Ministry of Education, Science and Technology (MoEST) has come under fire for allegedly hastily implementing the abolition of fees in conventional and community day secondary schools (CDSSs) without wider consultations.
Parliament’s Committee on Education and Civil Society Education Coalition (Csec) saidon Tuesday none of the education stakeholders were consulted before making the decision to freeze payment of tuition fees, textbook revolving and general purpose funds.
The development comes against a background of MoEST holding a meeting with education division managers and other officers in Lilongwe on Monday to share information on bursary programmes, other running projects in various schools and what students are paying for various projects.
In his reaction, Csec executive director Benedicto Kondowe said the MoEST meeting with education division managers was testimony that government did not consult in the first place before making the decision.
He said: “In fact, the decision has not even been discussed with planners. On Friday last week, I was in the PS’s [principal secretary] office for the same issue. In January this year, we had a joint sector review meeting to assess education performance and reforms that government wants to do. The issue of abolishing fees was not raised. The decision was made without consultations.”
In a circular dated September 26 2018 from MoEST to division managers and signed by Thokozile Banda on behalf of PS Justin Saidi, delegates were requested to provide data on bursary and ongoing projects for discussion.
The invitation letter reads in part: “Please bring with you your bursary information as well as running projects in various schools and what students are paying for various projects in this term. The information on running projects will be critical to the discussion in this meeting.”
Kondowe said MoEST was supposed to have that information at hand before making the decision to abolish tuition fees had it been it consulted widely on the issue.
On his part, chairperson for the Parliamentary Committee on Education Elias Chakwera said the committee learnt about the decision through the media and that it was not consulted at any point.
He said: “There was no consultation at all. We just heard the announcement. The big question we have as a committee is that how will government be able to resource schools adequately since our greatest need is to provide quality education.”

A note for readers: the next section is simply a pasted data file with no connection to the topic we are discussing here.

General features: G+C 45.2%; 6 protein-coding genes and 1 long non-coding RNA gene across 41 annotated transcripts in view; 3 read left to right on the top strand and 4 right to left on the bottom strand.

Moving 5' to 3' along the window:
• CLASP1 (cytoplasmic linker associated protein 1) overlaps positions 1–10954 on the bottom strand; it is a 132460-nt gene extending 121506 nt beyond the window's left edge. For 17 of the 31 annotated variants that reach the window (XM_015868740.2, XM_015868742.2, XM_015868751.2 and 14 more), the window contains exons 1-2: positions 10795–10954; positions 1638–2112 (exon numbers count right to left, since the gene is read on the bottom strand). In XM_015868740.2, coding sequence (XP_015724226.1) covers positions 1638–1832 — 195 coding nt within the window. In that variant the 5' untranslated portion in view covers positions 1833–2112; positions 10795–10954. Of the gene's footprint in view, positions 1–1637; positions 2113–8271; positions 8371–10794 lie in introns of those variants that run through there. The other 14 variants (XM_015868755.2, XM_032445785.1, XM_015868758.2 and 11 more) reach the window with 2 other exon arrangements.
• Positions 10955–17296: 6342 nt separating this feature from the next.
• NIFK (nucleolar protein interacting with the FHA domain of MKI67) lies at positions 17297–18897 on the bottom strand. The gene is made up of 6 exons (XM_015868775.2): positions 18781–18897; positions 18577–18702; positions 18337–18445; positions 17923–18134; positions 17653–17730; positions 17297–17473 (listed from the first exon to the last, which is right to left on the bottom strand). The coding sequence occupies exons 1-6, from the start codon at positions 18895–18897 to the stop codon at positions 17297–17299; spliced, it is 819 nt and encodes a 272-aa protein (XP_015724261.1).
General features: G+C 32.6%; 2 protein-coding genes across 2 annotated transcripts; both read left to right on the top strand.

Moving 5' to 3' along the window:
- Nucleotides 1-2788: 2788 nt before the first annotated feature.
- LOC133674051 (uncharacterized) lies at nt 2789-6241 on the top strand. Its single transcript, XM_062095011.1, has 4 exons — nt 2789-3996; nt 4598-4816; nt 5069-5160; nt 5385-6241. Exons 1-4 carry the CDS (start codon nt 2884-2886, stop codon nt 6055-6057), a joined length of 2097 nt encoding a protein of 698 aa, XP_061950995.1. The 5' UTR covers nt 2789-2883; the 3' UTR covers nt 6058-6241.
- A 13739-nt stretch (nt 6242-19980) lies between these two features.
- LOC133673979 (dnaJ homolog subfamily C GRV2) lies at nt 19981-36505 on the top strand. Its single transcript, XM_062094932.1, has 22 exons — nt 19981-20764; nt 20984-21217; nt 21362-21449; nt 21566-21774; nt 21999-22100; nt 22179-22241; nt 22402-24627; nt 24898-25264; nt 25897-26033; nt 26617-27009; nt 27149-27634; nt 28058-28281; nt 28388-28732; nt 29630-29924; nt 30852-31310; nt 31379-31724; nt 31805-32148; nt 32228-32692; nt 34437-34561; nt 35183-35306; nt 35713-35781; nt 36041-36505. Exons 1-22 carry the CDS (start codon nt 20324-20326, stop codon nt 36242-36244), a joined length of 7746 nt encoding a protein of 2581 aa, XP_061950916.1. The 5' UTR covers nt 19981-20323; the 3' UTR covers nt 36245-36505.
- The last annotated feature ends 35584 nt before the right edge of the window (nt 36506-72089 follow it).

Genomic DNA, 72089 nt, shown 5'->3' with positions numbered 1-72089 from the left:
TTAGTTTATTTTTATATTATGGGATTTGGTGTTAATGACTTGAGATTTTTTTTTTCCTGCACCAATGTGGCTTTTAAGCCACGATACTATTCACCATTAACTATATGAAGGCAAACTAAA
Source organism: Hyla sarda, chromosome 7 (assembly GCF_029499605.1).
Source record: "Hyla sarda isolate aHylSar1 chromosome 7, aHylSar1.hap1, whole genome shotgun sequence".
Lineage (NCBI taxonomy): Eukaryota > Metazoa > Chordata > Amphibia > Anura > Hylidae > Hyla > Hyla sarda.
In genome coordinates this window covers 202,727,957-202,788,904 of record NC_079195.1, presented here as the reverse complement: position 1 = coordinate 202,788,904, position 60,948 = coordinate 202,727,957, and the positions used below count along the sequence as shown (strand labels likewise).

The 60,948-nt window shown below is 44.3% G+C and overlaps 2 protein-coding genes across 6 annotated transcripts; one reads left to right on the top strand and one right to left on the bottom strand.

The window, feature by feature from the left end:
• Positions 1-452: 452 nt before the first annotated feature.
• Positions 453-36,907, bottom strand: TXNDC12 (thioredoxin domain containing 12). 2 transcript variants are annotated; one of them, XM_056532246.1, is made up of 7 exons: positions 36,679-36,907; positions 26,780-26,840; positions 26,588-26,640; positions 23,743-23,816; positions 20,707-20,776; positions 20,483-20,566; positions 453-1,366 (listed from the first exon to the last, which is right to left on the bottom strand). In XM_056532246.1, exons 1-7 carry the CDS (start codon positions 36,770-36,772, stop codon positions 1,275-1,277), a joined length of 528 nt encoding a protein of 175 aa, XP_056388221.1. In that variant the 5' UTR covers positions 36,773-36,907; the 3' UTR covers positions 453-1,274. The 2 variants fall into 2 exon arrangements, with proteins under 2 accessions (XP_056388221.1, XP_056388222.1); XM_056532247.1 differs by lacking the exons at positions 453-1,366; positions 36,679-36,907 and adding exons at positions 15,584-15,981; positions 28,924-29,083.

In a telephone interview, Saidi defended the decision, saying that it is aimed at ensuring that it sustains the United Nations Sustainable Development Goal (SDG) Four which is compelling member States to ensure inclusive and equitable quality education and promotion of life-long learning opportunities.
He said the ministry met with the parliamentary committee and Csec at one point where they discussed how far government is implementing the goal that need to be sustained by 2030.
The abolishment of fees will cost government about K400 million, a development Kondowe said will not help it sustain quality education as he predicts there will be a severe lack of teaching and learning resources.
In announcing the development last week, Education Minister Bright Msaka said government wants to develop youths through education to become dependable tools for the attainment of national development goals.
Minister of Finance, Economic Planning and Development Goodall Gondwe said that by abolishing fees, government will not forgo anything because the United States of America (USA) has provided funds for construction of additional schools, an argument Chakwera challenged as vague since tuition fees have never been used for constructing school blocks, according to him.
Gondwe said the USA has given Malawi $90 million (about K6.7 billion) for the financial year which, he said, is more than what could have been collected from schools.
In total, government has abolished payment of K3 250 per pupil in all public secondary schools, thus; tuition fees K500 which is paid per term (K1500 per year), general purpose fund at K1 500 and text book revolving fund which is K250.
Recently, US Ambassador Virginia Palmer told The Nation in an interview that the decision is part of a memorandum of understanding with MoEST ahead of the construction of 256 secondary schools in the country.